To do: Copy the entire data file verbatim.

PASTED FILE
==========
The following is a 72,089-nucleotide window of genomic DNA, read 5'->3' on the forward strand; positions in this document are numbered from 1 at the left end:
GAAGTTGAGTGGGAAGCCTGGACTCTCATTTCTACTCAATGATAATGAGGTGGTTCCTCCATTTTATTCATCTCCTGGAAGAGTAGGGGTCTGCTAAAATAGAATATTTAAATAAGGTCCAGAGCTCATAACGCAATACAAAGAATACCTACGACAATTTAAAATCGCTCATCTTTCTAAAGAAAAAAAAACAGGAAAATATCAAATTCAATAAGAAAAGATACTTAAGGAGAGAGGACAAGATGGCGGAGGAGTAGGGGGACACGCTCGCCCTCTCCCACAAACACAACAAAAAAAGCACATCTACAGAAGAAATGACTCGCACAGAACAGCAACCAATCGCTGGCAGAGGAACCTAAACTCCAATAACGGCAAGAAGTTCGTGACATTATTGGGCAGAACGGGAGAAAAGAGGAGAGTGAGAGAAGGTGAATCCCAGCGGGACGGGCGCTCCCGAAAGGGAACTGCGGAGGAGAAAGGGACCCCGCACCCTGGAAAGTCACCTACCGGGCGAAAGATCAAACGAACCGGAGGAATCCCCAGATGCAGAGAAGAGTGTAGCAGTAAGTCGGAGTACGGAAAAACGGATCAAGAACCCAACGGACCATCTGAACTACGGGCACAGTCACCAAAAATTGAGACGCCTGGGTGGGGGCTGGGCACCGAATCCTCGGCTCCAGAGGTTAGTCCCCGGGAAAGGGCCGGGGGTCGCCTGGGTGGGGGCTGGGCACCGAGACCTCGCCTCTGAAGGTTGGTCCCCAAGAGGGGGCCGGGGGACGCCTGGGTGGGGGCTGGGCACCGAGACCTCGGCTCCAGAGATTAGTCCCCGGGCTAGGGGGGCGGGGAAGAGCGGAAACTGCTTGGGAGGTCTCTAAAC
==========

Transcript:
The following is a 72,089-nucleotide window of genomic DNA, read 5'->3' on the forward strand; positions in this document are numbered from 1 at the left end:
GAAGTTGAGTGGGAAGCCTGGACTCTCATTTCTACTCAATGATAATGAGGTGGTTCCTCCATTTTATTCATCTCCTGGAAGAGTAGGGGTCTGCTAAAATAGAATATTTAAATAAGGTCCAGAGCTCATAACGCAATACAAAGAATACCTACGACAATTTAAAATCGCTCATCTTTCTAAAGAAAAAAAAACAGGAAAATATCAAATTCAATAAGAAAAGATACTTAAGGAGAGAGGACAAGATGGCGGAGGAGTAGGGGGACACGCTCGCCCTCTCCCACAAACACAACAAAAAAAGCACATCTACAGAAGAAATGACTCGCACAGAACAGCAACCAATCGCTGGCAGAGGAACCTAAACTCCAATAACGGCAAGAAGTTCGTGACATTATTGGGCAGAACGGGAGAAAAGAGGAGAGTGAGAGAAGGTGAATCCCAGCGGGACGGGCGCTCCCGAAAGGGAACTGCGGAGGAGAAAGGGACCCCGCACCCTGGAAAGTCACCTACCGGGCGAAAGATCAAACGAACCGGAGGAATCCCCAGATGCAGAGAAGAGTGTAGCAGTAAGTCGGAGTACGGAAAAACGGATCAAGAACCCAACGGACCATCTGAACTACGGGCACAGTCACCAAAAATTGAGACGCCTGGGTGGGGGCTGGGCACCGAATCCTCGGCTCCAGAGGTTAGTCCCCGGGAAAGGGCCGGGGGTCGCCTGGGTGGGGGCTGGGCACCGAGACCTCGCCTCTGAAGGTTGGTCCCCAAGAGGGGGCCGGGGGACGCCTGGGTGGGGGCTGGGCACCGAGACCTCGGCTCCAGAGATTAGTCCCCGGGCTAGGGGGGCGGGGAAGAGCGGAAACTGCTTGGGAGGTCTCTAAAC